Do the New York Jets Have a Problem with Young Quarterbacks?


Aug 24, 2013; East Rutherford, NJ, USA; New York Jets quarterback Mark Sanchez (6) goes back to pass against the New York Giants during the second half at MetLife Stadium. New York Jets defeat the New York Giants 24-21 in OT. Mandatory Credit: Jim O

Sorry for putting that guy up to the right, but it’s to make a point here. I want to talk about the Jets, and the development of young quarterbacks, starting with the guy to the right.

Look back to the beginning of Mark Sanchez’s tenure here in New York. Yes, he did lead us to two AFC title games, you know how I feel about him. But, they also modified game plans to attempt to keep him under control. Remember the red, yellow, and green color-coded system?

Way back then, we all had a lot to say about it. Why not let the kid play, we said. Stop handcuffing Mark Sanchez. We need to know what he can do. He’s going to make his mistakes, but putting in this type of system, making him afraid to be aggressive, is going to hurt his development as a quarterback.

Eventually, well, we know what happened. Mark Sanchez’s play got worse and worse, until everybody wanted him out-of-town. A lot of blame went around. Blame Schottenheimer. Blame Tony Sparano. Blame Matt Cavanaugh. Blame the lack of weapons around Mark Sanchez. Why couldn’t they give him the same set of weapons from year to year? First and foremost, blame Mark Sanchez. We heard all of these things all the time.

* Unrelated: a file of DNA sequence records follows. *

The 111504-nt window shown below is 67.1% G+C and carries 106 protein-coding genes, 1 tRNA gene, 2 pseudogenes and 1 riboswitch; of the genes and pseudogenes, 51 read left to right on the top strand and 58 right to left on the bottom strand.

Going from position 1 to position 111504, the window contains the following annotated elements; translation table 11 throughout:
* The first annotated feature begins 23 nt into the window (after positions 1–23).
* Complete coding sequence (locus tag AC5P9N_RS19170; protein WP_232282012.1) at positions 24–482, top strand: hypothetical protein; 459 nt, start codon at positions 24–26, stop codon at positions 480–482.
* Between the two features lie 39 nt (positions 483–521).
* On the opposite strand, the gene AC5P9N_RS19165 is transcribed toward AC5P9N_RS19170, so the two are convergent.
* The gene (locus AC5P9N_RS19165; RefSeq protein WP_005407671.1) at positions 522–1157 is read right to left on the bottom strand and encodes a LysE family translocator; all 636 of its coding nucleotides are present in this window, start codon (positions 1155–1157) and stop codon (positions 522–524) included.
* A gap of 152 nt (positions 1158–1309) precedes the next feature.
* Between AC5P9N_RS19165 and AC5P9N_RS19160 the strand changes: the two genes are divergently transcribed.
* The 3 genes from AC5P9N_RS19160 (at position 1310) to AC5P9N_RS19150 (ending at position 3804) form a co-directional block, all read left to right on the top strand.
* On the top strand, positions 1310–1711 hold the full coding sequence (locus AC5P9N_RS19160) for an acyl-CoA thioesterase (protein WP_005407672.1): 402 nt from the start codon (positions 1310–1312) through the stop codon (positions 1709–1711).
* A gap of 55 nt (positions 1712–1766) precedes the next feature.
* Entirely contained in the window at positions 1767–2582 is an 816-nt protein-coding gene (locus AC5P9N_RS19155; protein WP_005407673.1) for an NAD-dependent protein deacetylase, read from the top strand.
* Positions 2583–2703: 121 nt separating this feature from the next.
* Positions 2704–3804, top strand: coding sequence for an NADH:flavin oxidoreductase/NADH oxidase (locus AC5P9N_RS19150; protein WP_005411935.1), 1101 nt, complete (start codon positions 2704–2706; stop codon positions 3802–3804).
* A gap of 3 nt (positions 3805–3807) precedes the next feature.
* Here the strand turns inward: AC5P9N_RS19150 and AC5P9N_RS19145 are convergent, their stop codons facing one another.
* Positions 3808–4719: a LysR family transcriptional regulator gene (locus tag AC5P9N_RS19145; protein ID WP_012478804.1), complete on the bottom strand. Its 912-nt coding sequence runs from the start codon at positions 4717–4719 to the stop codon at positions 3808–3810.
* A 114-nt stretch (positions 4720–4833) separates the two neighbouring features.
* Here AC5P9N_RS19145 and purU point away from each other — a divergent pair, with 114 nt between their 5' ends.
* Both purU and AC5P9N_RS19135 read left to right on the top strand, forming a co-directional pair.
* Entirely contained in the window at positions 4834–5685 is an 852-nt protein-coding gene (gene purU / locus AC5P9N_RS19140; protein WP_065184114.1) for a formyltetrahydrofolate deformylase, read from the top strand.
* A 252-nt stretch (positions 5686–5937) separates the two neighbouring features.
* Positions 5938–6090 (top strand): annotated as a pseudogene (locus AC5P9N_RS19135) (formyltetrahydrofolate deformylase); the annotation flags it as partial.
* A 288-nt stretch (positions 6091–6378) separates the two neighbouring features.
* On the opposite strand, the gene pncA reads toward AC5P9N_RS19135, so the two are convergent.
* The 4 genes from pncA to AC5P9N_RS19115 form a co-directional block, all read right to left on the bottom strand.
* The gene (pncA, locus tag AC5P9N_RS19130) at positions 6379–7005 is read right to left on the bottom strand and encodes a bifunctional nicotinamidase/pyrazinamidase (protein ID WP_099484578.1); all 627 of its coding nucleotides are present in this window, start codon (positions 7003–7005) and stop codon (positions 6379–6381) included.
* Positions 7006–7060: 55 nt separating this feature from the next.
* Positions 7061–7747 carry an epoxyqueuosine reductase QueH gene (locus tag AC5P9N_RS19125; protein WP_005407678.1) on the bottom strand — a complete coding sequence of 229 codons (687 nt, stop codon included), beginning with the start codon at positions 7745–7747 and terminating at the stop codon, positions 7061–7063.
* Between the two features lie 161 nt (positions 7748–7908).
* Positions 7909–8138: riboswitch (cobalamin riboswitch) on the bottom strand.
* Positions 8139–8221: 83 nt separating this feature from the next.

Nov 24, 2013; Baltimore, MD, USA; New York Jets quarterback Geno Smith (7) runs with the ball in front of Baltimore Ravens linebacker Pernell McPhee (90) at M

Fast forward to 2013. Again, a rookie quarterback is in the lineup for the New York Jets. The young man has a big arm, can make some exciting plays when given the chance. But, he has turnover problems. We are talking about Geno Smith of course.

He is at or near the top of the league in turning the football over. So, the gameplan has been scaled back. They have moved him back into more of a conservative scheme. You can certainly debate a bit about how much it is helping. Geno is still turning the ball over. You could argue that they are effectively taking away Geno’s aggressiveness.

Now, the blame starts. Is Marty calling the right game plan? Why are we handcuffing Geno Smith?

Is Geno Smith at the point where he should be doing this every week? What about the weapons? Where are Geno Smith’s weapons?

Does this all sound familiar? It does to me.

It got me thinking. The stories of these two quarterbacks have been so similar. In some ways, they have mirrored each other. For two stories to mimic each other so closely, there has to be something that is a constant for both of these players. When you look at it, there is a guy that has been around for both of these players.

Nov 24, 2013; Baltimore, MD, USA; New York Jets head coach Rex Ryan walks on the field prior to the game against the Baltimore Ravens at M

You all know how I feel about Rex Ryan. I love him as a coach and hope he is here for a long, long time. But, we have to look at it honestly. These two quarterbacks have had such similar problems, and Rex has been the one guy here the entire time. Maybe Rex has more to say on offense than we realize?

If that is the case, it could be killing our QB situation. Obviously, there is no way to know this one for sure, unless we are in the building at Jets’ headquarters. But, looking at the similarities here, it sure is worth discussing.